Spark of Genius pitch
The time soon came for our participation in the Spark of Genius competition – a four minute presentation to the audience and a panel of judges, followed by two minutes of Q&A. Given the location of the pitching stage within the hubbub of a busy conference floor, it was definitely a nervous wait for our turn, but it was a fantastic experience. It was a great honour to be selected as a finalist and despite not progressing further in the competition, we were grateful to have received the opportunity to participate in such a competitive field.
Following the presentation, we grabbed a quick lunch in the food hall which served both hot food and a wide variety of salads and sandwiches. Overall, the catering throughout the Web Summit was excellent and complimentary.
At around 5pm we packed up for the day and there was an air of excitement amongst conference attendees about the planned evening events, especially on Twitter. The evening consisted of a group of venues (bars) which were exclusive to Web Summit attendees. The programme mentioned “You never know who you might bump into…” and this proved to be true. We recognised quite a few faces ranging from editors of TechCrunch, to judges and on-stage speakers whom we had seen earlier in the day.
With five venues to choose from, we found the atmosphere relaxed in each with lots of interesting conversation and good music, including a selection of live bands. It’s an amazing sight witnessing techies attempt the Gangnam style! Once the midnight hour had arrived our tanks were running low and, with a long day ahead of us, we returned to our hotel for a well-deserved sleep.
The day after the night before
Unsurprisingly, the second day of the Summit started slowly, with many recovering from a late night! Things soon became busy again, and the day followed a very similar pattern to the first. Our biggest breakthrough came with the placement of a stand-up advertising banner which we brought over with us from England. Although we were initially told that the use of the banner would be permitted at our stand, this was subsequently prohibited by the organisers, most likely due to the 4000+ attendees who were expected.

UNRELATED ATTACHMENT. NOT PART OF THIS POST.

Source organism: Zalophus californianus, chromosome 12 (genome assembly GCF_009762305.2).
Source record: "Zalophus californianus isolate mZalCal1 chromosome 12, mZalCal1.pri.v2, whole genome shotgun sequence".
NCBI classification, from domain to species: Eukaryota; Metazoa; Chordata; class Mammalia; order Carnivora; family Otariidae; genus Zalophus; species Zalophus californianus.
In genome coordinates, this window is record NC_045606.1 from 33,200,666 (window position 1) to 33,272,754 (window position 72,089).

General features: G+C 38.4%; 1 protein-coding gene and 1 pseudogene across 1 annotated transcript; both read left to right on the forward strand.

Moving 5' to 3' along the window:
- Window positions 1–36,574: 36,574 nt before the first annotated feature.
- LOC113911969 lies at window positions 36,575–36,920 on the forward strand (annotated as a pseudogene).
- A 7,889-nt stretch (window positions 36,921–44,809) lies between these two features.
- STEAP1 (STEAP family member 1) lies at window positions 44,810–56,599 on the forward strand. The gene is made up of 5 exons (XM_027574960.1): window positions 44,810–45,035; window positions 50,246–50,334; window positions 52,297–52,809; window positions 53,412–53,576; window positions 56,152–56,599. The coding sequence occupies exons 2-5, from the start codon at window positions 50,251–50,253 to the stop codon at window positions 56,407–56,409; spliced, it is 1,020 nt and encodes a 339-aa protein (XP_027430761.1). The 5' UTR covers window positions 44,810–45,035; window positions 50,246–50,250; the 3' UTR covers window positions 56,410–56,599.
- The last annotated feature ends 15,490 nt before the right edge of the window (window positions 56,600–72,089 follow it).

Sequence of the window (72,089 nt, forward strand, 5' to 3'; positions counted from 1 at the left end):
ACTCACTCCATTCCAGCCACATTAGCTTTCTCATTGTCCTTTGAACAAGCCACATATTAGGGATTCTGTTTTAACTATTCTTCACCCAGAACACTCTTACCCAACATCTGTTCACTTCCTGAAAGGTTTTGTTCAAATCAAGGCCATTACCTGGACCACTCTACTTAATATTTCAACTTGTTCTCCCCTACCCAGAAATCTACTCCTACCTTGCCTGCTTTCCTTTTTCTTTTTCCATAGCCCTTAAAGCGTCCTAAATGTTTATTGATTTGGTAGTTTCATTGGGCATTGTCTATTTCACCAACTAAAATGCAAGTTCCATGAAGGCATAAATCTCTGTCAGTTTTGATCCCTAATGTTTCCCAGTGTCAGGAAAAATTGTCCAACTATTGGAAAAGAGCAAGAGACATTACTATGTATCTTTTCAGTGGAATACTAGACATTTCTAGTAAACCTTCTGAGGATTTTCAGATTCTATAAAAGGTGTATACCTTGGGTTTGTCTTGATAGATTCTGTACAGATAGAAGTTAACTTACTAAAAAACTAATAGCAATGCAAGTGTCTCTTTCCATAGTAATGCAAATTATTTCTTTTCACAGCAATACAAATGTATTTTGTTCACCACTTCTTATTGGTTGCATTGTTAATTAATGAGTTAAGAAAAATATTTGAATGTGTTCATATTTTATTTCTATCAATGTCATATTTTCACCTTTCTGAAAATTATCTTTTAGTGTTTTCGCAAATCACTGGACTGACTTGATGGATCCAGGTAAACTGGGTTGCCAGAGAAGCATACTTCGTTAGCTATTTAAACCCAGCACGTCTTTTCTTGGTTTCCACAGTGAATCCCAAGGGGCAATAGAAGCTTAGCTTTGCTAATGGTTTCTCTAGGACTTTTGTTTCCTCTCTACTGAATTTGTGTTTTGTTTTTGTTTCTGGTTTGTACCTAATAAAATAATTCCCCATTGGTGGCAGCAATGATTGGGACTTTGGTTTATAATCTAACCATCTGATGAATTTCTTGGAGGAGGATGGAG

Microsoft’s BizSpark Plus
After some deliberation, we decided to ask Microsoft if we were able to place the banner on their stand, given that we are sponsored by them under their BizSpark Plus program for high potential start-ups. Microsoft kindly agreed and before long the Rolio banner stood in prime Web Summit real estate on the ground floor, where foot traffic was at its highest.
The moral of the story, if you don’t ask, you don’t get! Again, we decided to end our Web Summit visit at 5pm and packed up with a sense of content at how our first tech conference had gone. We bade farewell to our neighbours and celebrated our hard work with a well-deserved night out in Temple Bar sampling the busy bars and nightlife Dublin had to offer – definitely recommended.
As a first time attendee at a tech conference, we thought we would provide some tips that we hope others will find useful for future events.